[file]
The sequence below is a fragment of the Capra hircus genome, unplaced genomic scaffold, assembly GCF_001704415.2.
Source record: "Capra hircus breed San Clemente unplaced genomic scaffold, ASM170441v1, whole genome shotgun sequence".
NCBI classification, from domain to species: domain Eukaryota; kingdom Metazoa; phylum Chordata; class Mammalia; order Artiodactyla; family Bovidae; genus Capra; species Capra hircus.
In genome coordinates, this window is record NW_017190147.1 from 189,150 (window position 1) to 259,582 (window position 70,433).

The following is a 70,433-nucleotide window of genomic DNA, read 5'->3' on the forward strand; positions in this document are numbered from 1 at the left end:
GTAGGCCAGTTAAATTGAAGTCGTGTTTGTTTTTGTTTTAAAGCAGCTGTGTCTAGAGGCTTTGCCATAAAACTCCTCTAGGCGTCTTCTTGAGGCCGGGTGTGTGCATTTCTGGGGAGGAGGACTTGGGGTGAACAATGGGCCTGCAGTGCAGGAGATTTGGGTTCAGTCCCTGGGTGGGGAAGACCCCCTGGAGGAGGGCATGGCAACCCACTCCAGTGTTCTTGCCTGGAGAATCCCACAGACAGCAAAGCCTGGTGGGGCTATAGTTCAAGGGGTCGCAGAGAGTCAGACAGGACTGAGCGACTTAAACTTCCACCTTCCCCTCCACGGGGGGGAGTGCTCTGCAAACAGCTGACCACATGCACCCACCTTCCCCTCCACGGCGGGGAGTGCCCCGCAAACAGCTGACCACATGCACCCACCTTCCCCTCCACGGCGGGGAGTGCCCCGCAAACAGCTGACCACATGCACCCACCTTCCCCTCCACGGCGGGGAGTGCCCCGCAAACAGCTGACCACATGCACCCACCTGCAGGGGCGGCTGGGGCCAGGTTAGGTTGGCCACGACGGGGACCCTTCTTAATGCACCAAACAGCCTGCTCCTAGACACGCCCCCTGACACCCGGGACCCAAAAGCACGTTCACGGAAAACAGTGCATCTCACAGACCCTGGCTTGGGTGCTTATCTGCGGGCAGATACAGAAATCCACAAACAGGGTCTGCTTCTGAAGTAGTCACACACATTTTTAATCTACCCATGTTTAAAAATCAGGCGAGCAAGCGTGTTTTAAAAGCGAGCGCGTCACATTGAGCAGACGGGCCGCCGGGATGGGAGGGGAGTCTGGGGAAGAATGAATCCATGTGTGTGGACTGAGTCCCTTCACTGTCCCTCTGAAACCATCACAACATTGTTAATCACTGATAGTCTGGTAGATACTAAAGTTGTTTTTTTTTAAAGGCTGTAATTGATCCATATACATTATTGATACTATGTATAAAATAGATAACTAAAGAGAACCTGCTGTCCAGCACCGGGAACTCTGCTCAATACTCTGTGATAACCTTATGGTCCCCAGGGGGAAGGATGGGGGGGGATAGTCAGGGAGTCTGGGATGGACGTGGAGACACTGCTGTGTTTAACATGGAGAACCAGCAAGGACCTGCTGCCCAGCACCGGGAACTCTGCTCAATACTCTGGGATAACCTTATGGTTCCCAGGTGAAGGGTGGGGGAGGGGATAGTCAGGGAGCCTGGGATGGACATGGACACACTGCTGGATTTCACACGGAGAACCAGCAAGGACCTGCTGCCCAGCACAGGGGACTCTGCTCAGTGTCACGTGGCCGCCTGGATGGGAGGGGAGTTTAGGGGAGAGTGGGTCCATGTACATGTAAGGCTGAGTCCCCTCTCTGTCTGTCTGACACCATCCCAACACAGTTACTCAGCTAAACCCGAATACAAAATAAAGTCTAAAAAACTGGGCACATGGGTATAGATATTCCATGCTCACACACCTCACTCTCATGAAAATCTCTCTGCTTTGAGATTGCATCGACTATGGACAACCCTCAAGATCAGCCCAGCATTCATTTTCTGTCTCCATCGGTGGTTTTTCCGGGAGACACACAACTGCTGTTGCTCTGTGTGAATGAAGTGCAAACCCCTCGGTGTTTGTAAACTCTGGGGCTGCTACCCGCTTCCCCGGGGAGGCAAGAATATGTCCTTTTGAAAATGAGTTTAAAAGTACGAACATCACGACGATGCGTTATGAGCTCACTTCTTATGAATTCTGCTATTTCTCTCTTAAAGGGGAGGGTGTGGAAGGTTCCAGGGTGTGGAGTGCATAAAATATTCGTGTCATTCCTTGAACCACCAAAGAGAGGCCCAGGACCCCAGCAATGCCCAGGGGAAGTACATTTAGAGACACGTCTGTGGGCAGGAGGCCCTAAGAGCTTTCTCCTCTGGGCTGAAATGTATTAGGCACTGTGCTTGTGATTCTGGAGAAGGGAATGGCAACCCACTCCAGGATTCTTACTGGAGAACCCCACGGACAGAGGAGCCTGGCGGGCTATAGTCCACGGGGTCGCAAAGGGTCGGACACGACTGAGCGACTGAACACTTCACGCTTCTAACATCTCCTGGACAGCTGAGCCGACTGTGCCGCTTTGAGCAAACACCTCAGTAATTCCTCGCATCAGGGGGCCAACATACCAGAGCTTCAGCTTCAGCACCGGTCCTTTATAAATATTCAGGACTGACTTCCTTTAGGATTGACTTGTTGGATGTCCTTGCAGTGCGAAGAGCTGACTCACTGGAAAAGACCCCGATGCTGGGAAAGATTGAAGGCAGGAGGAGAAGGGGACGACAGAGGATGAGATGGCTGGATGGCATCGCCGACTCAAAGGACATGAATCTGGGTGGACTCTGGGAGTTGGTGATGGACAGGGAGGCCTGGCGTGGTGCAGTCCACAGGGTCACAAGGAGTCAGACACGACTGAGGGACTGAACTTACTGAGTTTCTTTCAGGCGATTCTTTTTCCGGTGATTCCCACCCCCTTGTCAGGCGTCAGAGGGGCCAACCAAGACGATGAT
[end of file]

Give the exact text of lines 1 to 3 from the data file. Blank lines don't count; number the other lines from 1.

The sequence below is a fragment of the Capra hircus genome, unplaced genomic scaffold, assembly GCF_001704415.2.
Source record: "Capra hircus breed San Clemente unplaced genomic scaffold, ASM170441v1, whole genome shotgun sequence".
NCBI classification, from domain to species: domain Eukaryota; kingdom Metazoa; phylum Chordata; class Mammalia; order Artiodactyla; family Bovidae; genus Capra; species Capra hircus.